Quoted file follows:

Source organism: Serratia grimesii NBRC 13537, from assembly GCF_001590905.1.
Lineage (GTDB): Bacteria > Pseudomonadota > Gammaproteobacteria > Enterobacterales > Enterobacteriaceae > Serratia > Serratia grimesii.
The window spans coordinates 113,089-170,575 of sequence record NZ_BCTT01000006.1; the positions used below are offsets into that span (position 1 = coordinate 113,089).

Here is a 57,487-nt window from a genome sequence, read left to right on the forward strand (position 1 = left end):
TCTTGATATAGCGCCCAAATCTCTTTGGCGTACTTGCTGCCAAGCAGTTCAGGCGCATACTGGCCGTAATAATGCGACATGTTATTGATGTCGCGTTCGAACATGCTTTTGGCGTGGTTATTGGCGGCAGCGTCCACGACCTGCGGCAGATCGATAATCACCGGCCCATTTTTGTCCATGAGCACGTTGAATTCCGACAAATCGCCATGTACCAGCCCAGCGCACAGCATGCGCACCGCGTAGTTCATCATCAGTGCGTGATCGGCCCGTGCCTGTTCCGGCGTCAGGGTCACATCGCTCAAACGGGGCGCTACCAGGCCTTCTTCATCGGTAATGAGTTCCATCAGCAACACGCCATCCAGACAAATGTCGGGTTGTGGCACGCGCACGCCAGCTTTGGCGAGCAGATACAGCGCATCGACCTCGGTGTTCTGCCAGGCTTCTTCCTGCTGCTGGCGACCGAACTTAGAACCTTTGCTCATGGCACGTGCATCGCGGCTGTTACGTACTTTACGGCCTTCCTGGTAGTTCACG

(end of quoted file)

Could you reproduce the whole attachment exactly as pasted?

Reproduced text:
Source organism: Serratia grimesii NBRC 13537, from assembly GCF_001590905.1.
Lineage (GTDB): Bacteria > Pseudomonadota > Gammaproteobacteria > Enterobacterales > Enterobacteriaceae > Serratia > Serratia grimesii.
The window spans coordinates 113,089-170,575 of sequence record NZ_BCTT01000006.1; the positions used below are offsets into that span (position 1 = coordinate 113,089).

Here is a 57,487-nt window from a genome sequence, read left to right on the forward strand (position 1 = left end):
TCTTGATATAGCGCCCAAATCTCTTTGGCGTACTTGCTGCCAAGCAGTTCAGGCGCATACTGGCCGTAATAATGCGACATGTTATTGATGTCGCGTTCGAACATGCTTTTGGCGTGGTTATTGGCGGCAGCGTCCACGACCTGCGGCAGATCGATAATCACCGGCCCATTTTTGTCCATGAGCACGTTGAATTCCGACAAATCGCCATGTACCAGCCCAGCGCACAGCATGCGCACCGCGTAGTTCATCATCAGTGCGTGATCGGCCCGTGCCTGTTCCGGCGTCAGGGTCACATCGCTCAAACGGGGCGCTACCAGGCCTTCTTCATCGGTAATGAGTTCCATCAGCAACACGCCATCCAGACAAATGTCGGGTTGTGGCACGCGCACGCCAGCTTTGGCGAGCAGATACAGCGCATCGACCTCGGTGTTCTGCCAGGCTTCTTCCTGCTGCTGGCGACCGAACTTAGAACCTTTGCTCATGGCACGTGCATCGCGGCTGTTACGTACTTTACGGCCTTCCTGGTAGTTCACG